Economic Problems

The countries most in need are the least able to afford the vast sums necessary to provide the infrastructure that is essential for their development. They lack the technical expertise and the trained manpower to build their own power stations, and so have to import them from abroad. The same applies to all the other large-scale industrial equipment that will enable them to stand on their own feet and not be dependent on aid and imports. Many of the poorer countries have huge debts and so have to devote much of their agriculture to cash crops to repay even the interest on the debt instead of growing the food they desperately need.

Generous aid from the richer countries is needed, but it must always be with the object of eventually securing the economic independence of the recipients, and discouraging a complacent begging-bowl mentality. Arrangements whereby foreign companies are encouraged to build power stations and factories as a long-term investment with the eventual aim of transferring ownership to the recipient country may provide one way of getting the economy started. The raises delicate political problems, as such arrangements are often seen as economic imperialism. A condition of their success is that such investments must be protected against unjust taxation and confiscation. The willing co-operation of the recipient country is essential for success.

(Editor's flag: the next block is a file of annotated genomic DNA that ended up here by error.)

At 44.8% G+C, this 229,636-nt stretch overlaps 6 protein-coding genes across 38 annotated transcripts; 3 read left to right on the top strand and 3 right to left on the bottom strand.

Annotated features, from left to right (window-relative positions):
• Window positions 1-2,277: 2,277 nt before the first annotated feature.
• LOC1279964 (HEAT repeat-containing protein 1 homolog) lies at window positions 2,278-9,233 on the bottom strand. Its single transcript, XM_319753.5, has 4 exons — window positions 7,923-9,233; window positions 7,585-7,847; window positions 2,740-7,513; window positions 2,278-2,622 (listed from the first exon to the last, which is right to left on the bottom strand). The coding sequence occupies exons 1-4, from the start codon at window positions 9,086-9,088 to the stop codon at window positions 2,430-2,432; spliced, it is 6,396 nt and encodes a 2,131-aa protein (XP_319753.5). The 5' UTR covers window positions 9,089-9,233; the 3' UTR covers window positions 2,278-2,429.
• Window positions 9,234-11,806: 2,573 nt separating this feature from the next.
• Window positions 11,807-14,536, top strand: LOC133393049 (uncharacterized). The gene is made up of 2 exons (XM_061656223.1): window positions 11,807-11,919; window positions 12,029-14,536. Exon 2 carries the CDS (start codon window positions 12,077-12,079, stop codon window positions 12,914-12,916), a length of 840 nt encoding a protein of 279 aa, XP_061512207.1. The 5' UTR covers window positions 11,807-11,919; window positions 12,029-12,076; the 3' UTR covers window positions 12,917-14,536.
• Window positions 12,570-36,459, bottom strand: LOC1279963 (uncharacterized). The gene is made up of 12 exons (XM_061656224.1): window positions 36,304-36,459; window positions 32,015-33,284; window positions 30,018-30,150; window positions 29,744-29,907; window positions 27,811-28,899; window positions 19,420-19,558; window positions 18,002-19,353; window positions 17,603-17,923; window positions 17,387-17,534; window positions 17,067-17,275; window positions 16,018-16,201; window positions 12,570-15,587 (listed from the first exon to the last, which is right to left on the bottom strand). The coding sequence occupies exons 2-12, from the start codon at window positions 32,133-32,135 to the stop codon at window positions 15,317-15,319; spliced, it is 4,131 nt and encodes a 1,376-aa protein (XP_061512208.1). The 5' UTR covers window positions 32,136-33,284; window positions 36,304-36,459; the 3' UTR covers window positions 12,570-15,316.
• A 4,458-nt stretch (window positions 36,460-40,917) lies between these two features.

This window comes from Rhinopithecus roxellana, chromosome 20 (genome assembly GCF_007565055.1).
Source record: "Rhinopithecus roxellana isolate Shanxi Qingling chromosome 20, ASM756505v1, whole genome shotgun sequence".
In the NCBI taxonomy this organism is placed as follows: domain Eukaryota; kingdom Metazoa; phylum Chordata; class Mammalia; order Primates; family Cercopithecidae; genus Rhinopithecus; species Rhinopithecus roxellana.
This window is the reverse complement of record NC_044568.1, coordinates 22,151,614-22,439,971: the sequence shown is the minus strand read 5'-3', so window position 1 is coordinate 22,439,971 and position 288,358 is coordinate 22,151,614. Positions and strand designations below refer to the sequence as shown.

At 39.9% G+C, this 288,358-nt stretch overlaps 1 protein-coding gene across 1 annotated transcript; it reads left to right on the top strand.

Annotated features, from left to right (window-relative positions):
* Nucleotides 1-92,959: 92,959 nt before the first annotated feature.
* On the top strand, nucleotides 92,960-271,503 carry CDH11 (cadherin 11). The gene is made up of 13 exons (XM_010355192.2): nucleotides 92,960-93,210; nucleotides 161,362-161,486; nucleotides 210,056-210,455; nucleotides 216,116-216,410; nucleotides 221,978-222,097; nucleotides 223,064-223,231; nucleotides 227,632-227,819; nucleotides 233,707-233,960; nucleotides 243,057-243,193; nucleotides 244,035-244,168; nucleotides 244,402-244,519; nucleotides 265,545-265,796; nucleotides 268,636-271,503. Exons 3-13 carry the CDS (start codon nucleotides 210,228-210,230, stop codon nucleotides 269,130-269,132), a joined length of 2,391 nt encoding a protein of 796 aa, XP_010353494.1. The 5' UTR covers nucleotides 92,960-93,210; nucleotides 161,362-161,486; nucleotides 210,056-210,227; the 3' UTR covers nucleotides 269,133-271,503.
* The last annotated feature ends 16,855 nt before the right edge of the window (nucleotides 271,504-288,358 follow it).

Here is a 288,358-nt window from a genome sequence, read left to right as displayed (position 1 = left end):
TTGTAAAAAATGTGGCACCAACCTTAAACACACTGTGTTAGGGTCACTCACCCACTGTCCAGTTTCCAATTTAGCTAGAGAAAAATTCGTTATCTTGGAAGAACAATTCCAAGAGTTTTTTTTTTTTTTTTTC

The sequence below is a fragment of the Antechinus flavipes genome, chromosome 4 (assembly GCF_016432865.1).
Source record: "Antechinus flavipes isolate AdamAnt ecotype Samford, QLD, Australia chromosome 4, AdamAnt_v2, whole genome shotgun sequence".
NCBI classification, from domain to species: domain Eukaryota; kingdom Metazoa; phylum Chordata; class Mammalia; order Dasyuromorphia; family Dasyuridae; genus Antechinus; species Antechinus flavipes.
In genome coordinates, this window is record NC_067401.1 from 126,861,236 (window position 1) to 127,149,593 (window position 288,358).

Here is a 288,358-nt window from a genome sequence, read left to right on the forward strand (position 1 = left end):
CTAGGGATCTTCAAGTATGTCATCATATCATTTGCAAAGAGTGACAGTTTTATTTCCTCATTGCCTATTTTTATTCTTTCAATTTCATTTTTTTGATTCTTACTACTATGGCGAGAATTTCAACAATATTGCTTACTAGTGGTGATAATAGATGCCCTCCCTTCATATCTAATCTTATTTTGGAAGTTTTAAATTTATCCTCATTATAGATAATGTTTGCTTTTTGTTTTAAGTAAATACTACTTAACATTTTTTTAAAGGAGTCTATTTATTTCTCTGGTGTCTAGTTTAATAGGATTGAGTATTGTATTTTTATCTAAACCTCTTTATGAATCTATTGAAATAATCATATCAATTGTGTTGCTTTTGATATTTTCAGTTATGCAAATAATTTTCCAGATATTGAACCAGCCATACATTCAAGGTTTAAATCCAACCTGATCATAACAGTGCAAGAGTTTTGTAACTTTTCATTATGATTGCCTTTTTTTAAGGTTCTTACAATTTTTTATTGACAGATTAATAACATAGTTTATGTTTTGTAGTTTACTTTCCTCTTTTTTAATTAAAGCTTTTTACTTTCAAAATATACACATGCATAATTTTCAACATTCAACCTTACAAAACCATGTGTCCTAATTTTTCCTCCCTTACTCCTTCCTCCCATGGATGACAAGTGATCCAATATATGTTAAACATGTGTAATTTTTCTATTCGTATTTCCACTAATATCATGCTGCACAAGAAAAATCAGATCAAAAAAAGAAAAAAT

In the case of highly sensitive industries, such as nuclear power stations, it is necessary to ensure that they are not used to manufacture weapons. In countries with unstable political regimes, this might be done under the auspices of the International Atomic Energy Agency, supported by the United Nations.

In some countries African dictators have illegally amassed huge personal fortunes that are now in Swiss banks. It has been estimated that such sums, equivalent to many billions of pounds, are similar to the total debts of all African countries. Means must be found to release these sums and make them available for development.

The economies of many poorer countries have been severely harmed by programmes of nationalisation and by the confiscation of farms owned by immigrants or their descendants. These farms are given to politically approved people who lack the knowledge to run them, so production falls and everyone suffers.